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Why it’s important to negotiate with your hearing partner

negotiate with your hearing partner
Are you someone with hearing loss and in a “mixed marriage” with a full hearing partner or spouse?

As we all know, learning how to communicate successfully through interpersonal challenges is a critical aspect of any relationship. With or without a hearing loss, love demands presence and attention. Therefore, it’s especially important to negotiate with your partner if you have hearing loss.

Impact of Hearing Loss on Relationships

I have learned the hard way negotiating with your hearing partner is especially important. There are a variety of situations, circumstances, and events you engage in together that may live outside your one-to-one communication.

Various relationships in my life have taught me a lot about the impact of my hearing loss on those I love. Throughout, I’ve adopted new skills and employed a variety of tricks to attract, manage, and maintain good relationships. And nothing has been more important than learning how to negotiate those twists and turns that happen outside the comfort and closeness of your own home.

Central Scenarios to Negotiate with Your Hearing Partner

Here are a few central scenarios that have come up in my personal relationships. I offer them to demonstrate how good negotiating skills might protect your own. They are organized as questions your partner may ask.

“Just How Many Times are You Going to Need Something Repeated?”

As many as are necessary for me to hear you and for us to communicate successfully.

“What Demands Will You Place Upon Friends and Family to Accommodate Your Hearing Loss?”

I will always seek what is comfortable for them. I do not expect to hear everything that’s said. Though I try not to as a habit, when necessary, I will pretend (fake) that I heard something simply to facilitate easy flow of communication.

“Can We Go Out With Friends?”

Yes, of course. I only ask that we negotiate the setting. I prefer quieter places to loud restaurants, clubs, bars, or music venues. But that does not exclude them from our fun. I will bring ear plugs to use whenever we go out, but cannot promise that I will always be in the flow of conversation. I also suggest that when we can, we invite folks to our home for food, music, and chat.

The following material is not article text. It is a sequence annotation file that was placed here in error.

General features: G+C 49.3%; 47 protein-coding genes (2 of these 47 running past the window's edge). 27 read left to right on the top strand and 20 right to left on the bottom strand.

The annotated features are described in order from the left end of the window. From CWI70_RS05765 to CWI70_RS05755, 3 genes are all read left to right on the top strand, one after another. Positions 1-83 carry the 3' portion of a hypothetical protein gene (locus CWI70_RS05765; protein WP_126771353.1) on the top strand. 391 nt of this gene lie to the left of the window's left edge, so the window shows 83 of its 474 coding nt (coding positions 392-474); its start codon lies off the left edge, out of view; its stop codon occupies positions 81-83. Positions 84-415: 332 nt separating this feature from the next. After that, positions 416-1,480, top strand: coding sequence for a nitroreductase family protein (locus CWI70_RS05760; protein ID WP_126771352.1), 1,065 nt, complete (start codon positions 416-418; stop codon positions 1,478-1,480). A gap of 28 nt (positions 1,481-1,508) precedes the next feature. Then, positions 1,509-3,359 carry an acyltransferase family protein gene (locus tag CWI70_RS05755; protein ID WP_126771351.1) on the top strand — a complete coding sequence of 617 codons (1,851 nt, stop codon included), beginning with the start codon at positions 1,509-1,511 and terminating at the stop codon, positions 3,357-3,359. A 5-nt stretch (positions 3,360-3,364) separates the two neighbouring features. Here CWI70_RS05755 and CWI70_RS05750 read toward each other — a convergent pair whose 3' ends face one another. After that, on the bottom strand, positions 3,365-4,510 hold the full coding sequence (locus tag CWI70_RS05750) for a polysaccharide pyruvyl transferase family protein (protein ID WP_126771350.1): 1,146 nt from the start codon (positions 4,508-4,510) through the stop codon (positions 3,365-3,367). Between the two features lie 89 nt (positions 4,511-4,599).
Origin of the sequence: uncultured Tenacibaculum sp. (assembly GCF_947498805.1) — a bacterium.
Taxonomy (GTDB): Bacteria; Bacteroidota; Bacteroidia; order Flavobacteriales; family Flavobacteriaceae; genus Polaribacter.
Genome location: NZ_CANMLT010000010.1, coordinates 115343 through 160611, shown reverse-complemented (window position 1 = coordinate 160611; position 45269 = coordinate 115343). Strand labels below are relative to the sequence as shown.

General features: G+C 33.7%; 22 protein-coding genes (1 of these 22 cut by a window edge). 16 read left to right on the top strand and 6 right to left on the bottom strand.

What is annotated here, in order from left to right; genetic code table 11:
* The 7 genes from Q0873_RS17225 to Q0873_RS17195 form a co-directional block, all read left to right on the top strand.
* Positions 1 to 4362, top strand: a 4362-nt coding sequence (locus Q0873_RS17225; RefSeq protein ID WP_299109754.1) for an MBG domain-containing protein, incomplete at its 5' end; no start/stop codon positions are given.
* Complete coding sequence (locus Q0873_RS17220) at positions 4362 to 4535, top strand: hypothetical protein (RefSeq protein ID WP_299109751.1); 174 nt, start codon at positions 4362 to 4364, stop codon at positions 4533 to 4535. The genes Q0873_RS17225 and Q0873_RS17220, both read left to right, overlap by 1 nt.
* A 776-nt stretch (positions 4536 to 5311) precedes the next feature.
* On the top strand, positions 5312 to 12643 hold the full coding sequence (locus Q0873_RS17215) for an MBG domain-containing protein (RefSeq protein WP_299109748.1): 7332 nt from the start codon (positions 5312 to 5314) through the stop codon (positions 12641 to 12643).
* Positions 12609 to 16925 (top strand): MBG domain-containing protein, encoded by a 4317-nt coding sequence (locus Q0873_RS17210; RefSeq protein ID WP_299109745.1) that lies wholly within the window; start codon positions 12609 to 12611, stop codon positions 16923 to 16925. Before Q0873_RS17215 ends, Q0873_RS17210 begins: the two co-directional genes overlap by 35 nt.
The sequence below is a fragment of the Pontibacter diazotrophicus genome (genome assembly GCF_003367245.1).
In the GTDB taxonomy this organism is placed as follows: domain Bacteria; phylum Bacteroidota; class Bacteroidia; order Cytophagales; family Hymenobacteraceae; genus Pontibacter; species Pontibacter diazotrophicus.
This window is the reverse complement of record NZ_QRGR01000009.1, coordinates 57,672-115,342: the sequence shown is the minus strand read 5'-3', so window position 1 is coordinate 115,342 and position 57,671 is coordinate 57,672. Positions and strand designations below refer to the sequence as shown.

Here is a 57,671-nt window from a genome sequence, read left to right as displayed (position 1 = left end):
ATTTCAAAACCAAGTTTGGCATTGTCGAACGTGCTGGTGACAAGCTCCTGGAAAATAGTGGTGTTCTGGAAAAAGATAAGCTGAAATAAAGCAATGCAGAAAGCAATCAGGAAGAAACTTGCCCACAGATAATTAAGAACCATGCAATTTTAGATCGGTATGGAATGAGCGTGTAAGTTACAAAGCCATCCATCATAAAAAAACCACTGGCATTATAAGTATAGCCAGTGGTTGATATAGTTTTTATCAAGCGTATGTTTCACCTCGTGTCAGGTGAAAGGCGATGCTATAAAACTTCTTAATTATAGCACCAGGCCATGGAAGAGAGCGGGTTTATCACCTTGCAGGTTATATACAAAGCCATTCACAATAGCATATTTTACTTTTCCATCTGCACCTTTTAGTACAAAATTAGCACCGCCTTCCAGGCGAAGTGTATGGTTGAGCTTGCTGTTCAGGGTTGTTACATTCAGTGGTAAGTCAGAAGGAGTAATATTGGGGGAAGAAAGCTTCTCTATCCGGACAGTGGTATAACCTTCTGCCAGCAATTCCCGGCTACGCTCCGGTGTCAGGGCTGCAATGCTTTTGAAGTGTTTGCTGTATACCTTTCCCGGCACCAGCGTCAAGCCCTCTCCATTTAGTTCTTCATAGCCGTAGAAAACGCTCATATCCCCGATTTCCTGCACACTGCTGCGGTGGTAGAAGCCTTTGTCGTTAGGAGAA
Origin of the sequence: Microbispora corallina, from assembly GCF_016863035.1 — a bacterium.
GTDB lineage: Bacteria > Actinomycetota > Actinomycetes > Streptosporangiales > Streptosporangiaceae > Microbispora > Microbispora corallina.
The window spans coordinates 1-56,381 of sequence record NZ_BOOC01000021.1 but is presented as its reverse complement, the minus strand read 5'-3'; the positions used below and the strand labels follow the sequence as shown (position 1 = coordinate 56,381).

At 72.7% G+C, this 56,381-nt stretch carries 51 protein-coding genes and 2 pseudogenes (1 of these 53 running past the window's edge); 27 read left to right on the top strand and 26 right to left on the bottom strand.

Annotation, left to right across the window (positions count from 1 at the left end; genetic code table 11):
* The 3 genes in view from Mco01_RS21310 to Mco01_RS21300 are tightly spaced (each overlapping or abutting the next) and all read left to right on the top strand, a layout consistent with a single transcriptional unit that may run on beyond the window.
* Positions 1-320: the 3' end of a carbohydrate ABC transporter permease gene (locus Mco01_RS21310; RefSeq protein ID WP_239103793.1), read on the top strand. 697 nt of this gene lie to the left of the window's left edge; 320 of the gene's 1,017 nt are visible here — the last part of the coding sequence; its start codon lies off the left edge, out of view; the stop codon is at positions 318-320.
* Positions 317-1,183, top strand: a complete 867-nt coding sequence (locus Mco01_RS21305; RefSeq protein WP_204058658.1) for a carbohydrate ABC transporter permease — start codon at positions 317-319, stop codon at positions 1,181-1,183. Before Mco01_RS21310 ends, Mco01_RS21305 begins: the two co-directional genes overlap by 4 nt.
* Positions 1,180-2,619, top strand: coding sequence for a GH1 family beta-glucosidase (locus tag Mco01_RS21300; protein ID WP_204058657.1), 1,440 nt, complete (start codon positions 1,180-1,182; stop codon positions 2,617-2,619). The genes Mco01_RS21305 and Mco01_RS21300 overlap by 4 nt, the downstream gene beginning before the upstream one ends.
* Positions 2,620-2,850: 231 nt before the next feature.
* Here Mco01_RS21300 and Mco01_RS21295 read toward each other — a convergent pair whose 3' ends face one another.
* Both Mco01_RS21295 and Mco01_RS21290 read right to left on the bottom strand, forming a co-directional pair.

Read more: Never-mind: How to handle communication in groups

“Can We Attend Music Concerts?”

Yes, and I want to. That said, the artists and the venue will make the difference for me. Is it someone we both know and whose music we love? Or is it music that you enjoy, but whose music I am not familiar with or like? How are the acoustics and the noise level at the venue? I always want to be with you whenever it works, but will also invite you to attend music concerts with friends even if I elect not to go.

“How About Movies, Plays or Shows?”

Again, as with music concerts, it depends. Are there accessibility accommodations for me? Do we know and enjoy the actors/performers? I have trouble with British and some other accents, low talkers and mumblers, and poor sound systems. I do fairly well in most movie theaters but if I need one, closed captioning devices do not always work well and cut down on my enjoyment. We can always try to find open captioned movies when they are available. Let’s also use multi-cable channels and captioning to watch movies at home. If there is a movie or show you want to see that may be a problem for me, again, please go with my support.

“Can We Have Fun Together When We Go Out?”

This may sound like a funny question, but it’s an important one. No matter how much we cherish each other or look forward to a movie or night out with friends, there is no guarantee that the pieces will all fit or that everything will work just fine. I will not pretend to be comfortable in every situation, but will always try to make the best of it. To repeat, I will also encourage you to go out by yourself or with friends whenever you wish.

Read more: 5 tips to prepare for social outings if you have hearing loss

OK, do these handy, well-researched negotiating tips always work?

Of course not.

Actual Example

Allow me to share am actual example that might spare you both anguish and some cold hard cash. A few weeks back, my sweetheart wanted to attend a concert of Celtic music. I agreed to accompany her even though Celtic music is not my cup of Irish breakfast tea.